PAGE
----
The Magical Melancholy of Eve’s BayouAugust 11, 2020 By Go Back
The 1990s brought us an explosion of Black filmmakers approaching the lives of African Americans in unique and stylized ways, the most prominent being Spike Lee, Ernest Dickerson, director of Juice (1992), and Theodore Witcher, director of Love Jones (1997), to name a few. Black female directors made their mark as well, capturing Black people, their history, and family ties in a poetic, fairy tale way. These films showcased emotional storytelling and a sense that Black people are more than the struggles we endure. Julie Dash’s 1991 film Daughters of the Dust was a dream-like historical drama documenting the northward migration of a Southern family, becoming a gold standard of Black filmmaking. A few years later, Kasi Lemmons, most recently known for directing the Oscar-nominated Harriet and Self Made: Inspired by the Life of Madam C.J. Walker biopic, stepped into the world of directing. Hollywood Suite gives us a chance to see her first contribution to this exciting time with the lyrical Southern gothic, Eve’s Bayou.
Eve Baptiste (Jurnee Smollett) is a rambunctious ten-year-old living in the small community of Eve’s Bayou, Louisiana in 1962. Both town and child are named after her enslaved ancestor Eve, who gained her freedom when she healed a white general suffering from cholera. He went on to give her land and to father her 16 children, creating a long line of descendants in the area. Eve’s father, Louis (Samuel L. Jackson), is a prominent Black doctor loved by the community, and her mother, Roz (Lynne Whitfield), is a doting mother and wife. During a raucous party at the Baptiste home, Eve witnesses her father with another woman, causing her to question his untouchable status in her eyes. At the same time, Roz struggles with her role as a perfect wife to the most charming man in town. Eve’s aunt Mozelle (Debbie Morgan), is a psychic, doomed to fall for men destined for untimely deaths, and her sister Cicely (Meagan Goode) is turning fourteen and confused about her approaching womanhood. Everyone deals with stressful situations, fractured loyalties, and sisterhood. The familial unrest is topped by a late-night encounter between Cicely and her father, creating more turmoil in their midst.
Eve’s Bayou is a deeply personal story for Lemmons, drawing from her own experiences as a child growing up in the South. The actor, director, and professor is a writer first, influenced by Southern greats like Toni Morrison and Zora Neale Hurston as well as the beauty of the black women in her family. She first wrote a short story that evolved into a short film Dr. Hugo in 1996, and finally, Eve’s Bayou. Lemmons gave us not only a Black story but a universal one as well, with, according to Lemmons in an interview at TIFF last year, an almost 50/50 split of Black and white audiences and one of the highest-grossing independent films that year. Roger Ebert also championed the film, giving it a glowing review and calling it “one of the very best films of the year.” This coming of age story is essential, because during this time of civil unrest in the 60s, we rarely saw a Black middle-class family thriving in their own communities, and rarer still, a film about three-dimensional Black female characters.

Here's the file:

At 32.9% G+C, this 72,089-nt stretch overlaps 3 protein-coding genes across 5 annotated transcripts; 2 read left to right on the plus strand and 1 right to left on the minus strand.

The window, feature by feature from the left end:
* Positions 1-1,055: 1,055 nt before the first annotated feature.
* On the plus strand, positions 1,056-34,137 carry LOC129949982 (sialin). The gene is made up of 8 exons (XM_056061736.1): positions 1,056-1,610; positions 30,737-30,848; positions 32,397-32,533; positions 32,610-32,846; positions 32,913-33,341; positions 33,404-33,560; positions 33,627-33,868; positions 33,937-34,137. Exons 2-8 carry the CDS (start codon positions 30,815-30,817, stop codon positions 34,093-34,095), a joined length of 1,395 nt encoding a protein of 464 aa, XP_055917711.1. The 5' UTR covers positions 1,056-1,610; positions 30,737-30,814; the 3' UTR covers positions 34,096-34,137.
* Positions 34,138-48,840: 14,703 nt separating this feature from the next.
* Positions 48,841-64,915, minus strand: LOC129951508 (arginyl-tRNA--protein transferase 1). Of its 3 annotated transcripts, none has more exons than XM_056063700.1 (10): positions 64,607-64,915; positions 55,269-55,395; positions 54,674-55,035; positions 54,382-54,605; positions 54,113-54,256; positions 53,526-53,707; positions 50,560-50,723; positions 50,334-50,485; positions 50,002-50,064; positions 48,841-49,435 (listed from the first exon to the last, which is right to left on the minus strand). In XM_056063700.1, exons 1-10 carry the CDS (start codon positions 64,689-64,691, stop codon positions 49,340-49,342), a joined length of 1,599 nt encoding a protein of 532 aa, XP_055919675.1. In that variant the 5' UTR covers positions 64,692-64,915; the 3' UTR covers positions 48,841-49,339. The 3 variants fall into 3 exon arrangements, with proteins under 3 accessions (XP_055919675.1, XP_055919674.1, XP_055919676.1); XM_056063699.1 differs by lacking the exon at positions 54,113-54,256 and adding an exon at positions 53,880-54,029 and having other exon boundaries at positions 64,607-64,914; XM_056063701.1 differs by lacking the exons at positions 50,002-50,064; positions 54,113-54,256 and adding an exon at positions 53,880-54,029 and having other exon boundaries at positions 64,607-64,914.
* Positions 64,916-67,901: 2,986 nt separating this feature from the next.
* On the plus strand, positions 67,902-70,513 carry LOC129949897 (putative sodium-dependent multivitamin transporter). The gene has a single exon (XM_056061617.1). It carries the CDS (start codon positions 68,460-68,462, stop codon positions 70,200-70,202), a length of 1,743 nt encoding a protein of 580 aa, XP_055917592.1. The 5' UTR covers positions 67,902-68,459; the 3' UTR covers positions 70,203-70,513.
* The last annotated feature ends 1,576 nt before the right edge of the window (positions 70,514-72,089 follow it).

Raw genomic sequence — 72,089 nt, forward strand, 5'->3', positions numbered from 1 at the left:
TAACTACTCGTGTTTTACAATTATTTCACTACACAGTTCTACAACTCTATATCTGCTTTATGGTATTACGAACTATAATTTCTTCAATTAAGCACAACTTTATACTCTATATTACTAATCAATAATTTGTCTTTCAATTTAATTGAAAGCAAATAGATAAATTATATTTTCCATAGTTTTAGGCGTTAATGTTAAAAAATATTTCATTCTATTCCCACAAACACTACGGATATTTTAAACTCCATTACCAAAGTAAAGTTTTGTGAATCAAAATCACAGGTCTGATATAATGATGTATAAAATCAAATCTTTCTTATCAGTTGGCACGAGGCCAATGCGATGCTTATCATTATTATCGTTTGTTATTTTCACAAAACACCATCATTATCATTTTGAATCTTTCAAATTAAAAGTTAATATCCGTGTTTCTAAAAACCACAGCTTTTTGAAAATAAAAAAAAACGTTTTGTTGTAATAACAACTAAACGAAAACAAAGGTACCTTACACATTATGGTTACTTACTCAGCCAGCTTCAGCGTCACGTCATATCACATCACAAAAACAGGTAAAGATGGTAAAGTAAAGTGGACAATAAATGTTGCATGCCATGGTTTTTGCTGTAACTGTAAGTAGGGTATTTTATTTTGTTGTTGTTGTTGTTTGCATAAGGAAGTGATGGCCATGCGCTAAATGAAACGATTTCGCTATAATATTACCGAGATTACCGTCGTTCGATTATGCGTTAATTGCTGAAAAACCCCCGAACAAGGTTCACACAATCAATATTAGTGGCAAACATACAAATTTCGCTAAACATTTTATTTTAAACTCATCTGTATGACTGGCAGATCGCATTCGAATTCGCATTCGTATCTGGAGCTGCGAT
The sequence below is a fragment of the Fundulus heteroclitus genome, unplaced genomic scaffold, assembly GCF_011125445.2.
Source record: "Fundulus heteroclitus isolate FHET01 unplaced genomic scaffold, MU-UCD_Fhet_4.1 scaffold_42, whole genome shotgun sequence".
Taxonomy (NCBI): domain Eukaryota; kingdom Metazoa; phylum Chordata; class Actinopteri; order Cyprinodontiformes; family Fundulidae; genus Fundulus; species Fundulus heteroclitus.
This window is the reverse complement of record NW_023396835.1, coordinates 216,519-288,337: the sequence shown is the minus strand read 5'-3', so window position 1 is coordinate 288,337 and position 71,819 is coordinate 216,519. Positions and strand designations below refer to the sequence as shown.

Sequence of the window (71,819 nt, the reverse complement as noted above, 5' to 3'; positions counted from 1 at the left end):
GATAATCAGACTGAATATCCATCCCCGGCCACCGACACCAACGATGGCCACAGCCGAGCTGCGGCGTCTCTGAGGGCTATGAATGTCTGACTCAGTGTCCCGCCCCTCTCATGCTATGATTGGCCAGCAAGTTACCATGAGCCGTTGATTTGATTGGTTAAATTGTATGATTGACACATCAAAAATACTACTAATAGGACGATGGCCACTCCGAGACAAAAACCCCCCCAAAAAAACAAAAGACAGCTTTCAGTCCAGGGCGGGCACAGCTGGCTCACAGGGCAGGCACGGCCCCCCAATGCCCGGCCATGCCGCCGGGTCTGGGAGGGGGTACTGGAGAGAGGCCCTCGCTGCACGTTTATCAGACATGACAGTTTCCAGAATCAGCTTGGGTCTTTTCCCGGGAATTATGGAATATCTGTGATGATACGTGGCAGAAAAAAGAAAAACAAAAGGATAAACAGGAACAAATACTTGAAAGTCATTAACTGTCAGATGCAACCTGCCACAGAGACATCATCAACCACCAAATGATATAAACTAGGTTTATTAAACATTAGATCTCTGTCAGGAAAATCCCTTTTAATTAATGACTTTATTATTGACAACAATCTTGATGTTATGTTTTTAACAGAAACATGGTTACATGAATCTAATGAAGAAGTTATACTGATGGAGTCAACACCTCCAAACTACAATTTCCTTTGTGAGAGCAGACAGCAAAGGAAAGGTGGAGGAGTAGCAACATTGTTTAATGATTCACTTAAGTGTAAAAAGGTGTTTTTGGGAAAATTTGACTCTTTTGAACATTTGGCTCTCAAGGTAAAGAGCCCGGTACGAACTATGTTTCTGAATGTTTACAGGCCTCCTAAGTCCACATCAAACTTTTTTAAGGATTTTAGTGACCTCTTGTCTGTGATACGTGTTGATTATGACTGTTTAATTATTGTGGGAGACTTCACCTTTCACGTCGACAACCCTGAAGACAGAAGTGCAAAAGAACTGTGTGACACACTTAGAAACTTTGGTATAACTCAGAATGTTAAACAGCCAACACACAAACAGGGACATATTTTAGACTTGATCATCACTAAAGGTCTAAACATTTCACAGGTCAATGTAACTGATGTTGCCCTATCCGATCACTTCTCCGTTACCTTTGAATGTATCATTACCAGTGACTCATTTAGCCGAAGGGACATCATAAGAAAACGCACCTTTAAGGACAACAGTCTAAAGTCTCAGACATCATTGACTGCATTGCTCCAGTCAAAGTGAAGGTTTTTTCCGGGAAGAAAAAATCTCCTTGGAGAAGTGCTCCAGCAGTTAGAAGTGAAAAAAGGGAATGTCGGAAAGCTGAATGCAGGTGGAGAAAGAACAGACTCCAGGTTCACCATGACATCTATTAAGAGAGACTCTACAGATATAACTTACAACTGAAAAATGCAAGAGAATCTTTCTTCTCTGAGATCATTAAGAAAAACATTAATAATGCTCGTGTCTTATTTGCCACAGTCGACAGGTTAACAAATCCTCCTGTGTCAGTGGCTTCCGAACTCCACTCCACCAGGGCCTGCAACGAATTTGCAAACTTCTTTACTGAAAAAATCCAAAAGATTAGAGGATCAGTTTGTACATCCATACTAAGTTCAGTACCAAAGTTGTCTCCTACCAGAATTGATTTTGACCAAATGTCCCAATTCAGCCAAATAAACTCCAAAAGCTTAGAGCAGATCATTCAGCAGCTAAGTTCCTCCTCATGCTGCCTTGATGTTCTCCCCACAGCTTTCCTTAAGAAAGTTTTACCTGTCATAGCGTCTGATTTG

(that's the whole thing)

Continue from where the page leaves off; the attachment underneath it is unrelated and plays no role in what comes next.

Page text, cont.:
The Baptiste family is deeply human and complicated; people you love one moment and loathe the next. Personal traumas feed each other, a domino effect as each character’s memory and experience are of equal importance with consequences that push everyone to the edge. Eve is also universal. She’s like Harper Lee’s Scout in To Kill a Mockingbird: a strong-willed girl growing up with a limited scope in such a messy, adult world.
Lemmons also seamlessly incorporates magical realism with Louisiana voodoo into the story. The practice that combines West African rituals with Catholicism and nature was brought over during the slave trade and endured to this day. Elzora, played by the regal Diahann Carroll, is a voodoo woman who Eve and Mozelle go to for answers. She is part of the community and a trusted advisor with a touch of danger, something that is part and parcel with growing up in the South. Lemmons highlights this part of Southern Black culture with love, showing a trust with natural and preternatural intuition and a supernatural edge that never seems contrived.
Debuting at TIFF in 1997, and screening again in 2019 with her special director’s cut, Eve’s Bayou was selected for the Library of Congress film registry in 2018 as culturally and historically significant. Lemmons captures what it is to be a child learning the dangers of adulthood in a world of decorum and the supernatural, evoking a melancholy feel of summers and innocence lost. Cinematographer Amy Vincent created a stunning vision of idyllic summer days awash with soft colours and vibrant greens. We also get multiple award-winning composer and musician Terence Blanchard, known for his Spike Lee collaborations, and his gorgeous score.
Eve’s Bayou is a southern gothic melodrama that never gives us the answers we’re looking for, but it’s the perfect movie for when the sun gently sets on a hot summer’s day, and your mind is full of wonder, hope, and mystery.